Govt told to invest in social and policy research
Kathmandu, February 17
The government has received suggestion to invest on social and policy research and collaborate with the private sector and innovative groups to reap benefits from the fourth industrial revolution.
Speakers at a discussion on ‘Artificial Intelligence for Media and Business’ organised by the Ministry of Education, Science and Technology in the capital today, highlighted the benefits of AI in various sectors and prodded the ministry and bodies concerned to measure the readiness for AI and make proper gap analyses.
At the discussion organised as a pre-event to the Nepal Artificial Intelligence Conference proposed for June, Dean of Open University Indra Karki said students were complaining of the dearth of data in Nepal. She urged the ministry to heed to this need.
“AI experts must be mobilised properly,” he added, informing that the Open University had launched MPhil in ICT.
Environmental scientist Uttam Babu Shrestha questioned why Digital Nepal Framework missed IT in environment and climate change sector. Research is also an area of activities that AI should not miss, he stressed.
On the occasion, former minister of technology and ruling party Nepal Communist Party (NCP) leader Ganesh Shah informed that the government was organising Nepal AI Conference to create digital awareness among the public and frame a policy on AI. “AI is now a young generation agenda. It is the most interesting and important issue of the fourth industrial revolution,” he said, adding that the government was seeking active cooperation of the private sector in the conference and implementation of Digital Nepal Framework.
Under-secretary at the Ministry of Information, Technology and Communications Ram Govinda Aryal made a presentation on Digital Nepal Framework, which the government unveiled with the vision of ‘digital Nepal for good governance, development and prosperity’.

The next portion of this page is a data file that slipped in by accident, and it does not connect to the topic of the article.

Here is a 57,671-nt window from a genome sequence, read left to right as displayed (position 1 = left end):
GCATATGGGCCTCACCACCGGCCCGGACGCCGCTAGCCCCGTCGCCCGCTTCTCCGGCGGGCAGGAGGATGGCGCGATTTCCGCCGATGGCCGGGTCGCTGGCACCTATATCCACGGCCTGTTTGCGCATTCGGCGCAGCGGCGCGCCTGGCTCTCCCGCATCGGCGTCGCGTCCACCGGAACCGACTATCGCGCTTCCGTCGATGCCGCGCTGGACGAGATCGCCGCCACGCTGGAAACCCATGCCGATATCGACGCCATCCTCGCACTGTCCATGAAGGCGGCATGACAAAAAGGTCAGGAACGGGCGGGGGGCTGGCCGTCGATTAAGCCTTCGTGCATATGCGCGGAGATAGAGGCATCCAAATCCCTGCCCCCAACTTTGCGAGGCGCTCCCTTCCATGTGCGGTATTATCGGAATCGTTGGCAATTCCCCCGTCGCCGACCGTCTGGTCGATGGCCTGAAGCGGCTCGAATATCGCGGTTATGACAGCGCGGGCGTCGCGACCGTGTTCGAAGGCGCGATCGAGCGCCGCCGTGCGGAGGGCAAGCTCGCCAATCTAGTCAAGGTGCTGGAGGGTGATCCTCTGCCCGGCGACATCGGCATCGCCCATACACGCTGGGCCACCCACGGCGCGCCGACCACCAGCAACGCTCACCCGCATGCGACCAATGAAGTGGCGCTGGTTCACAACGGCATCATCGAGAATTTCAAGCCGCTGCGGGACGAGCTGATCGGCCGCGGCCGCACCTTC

“The framework has adopted public-private partnership approach to unlock the potential of digital technologies for economic prosperity,” he said, pointing out the need of policy reforms in line with the framework.
Eighty digital initiatives are included under eight clusters ranging from education to health, energy and urban infrastructure in the framework.
Similarly, scientist Bisesh Khanal made a presentation on AI, its potential and challenges in Nepal. “Nepal failed to reap benefits of three industrial revolutions. So, we must not miss the ongoing fourth industrial revolution where AI is at the centre,” he said, adding that developed countries were framing and revising AI policy, but developing countries too could not stay away from global development of AI.
According to him, Nepal is facing many challenges in the development of AI mainly due to lack of realisation and internalisation of the true nature and potential of AI, lack of foundation of research and entrepreneurship, shortage of human resources and knowledge, and also because of philosophical and ethic issues.
He hoped that the upcoming Nepal AI conference would be a proper platform to create awareness of the importance of AI for developing countries such as Nepal.
Khanal argued that AI was taken as a tool to democratise innovation. Targeted advertisement on Facebook, imaging and area inspection of foetus in womb with ultrasound, chatbots, measurement of pesticide level in vegetable, risk prediction of crop are some examples of AI use, he informed.
Machine learning and deep learning are also some parts of AI, the scientist shared, cautioning, “Uncertainty is however an intrinsic feature of AI.”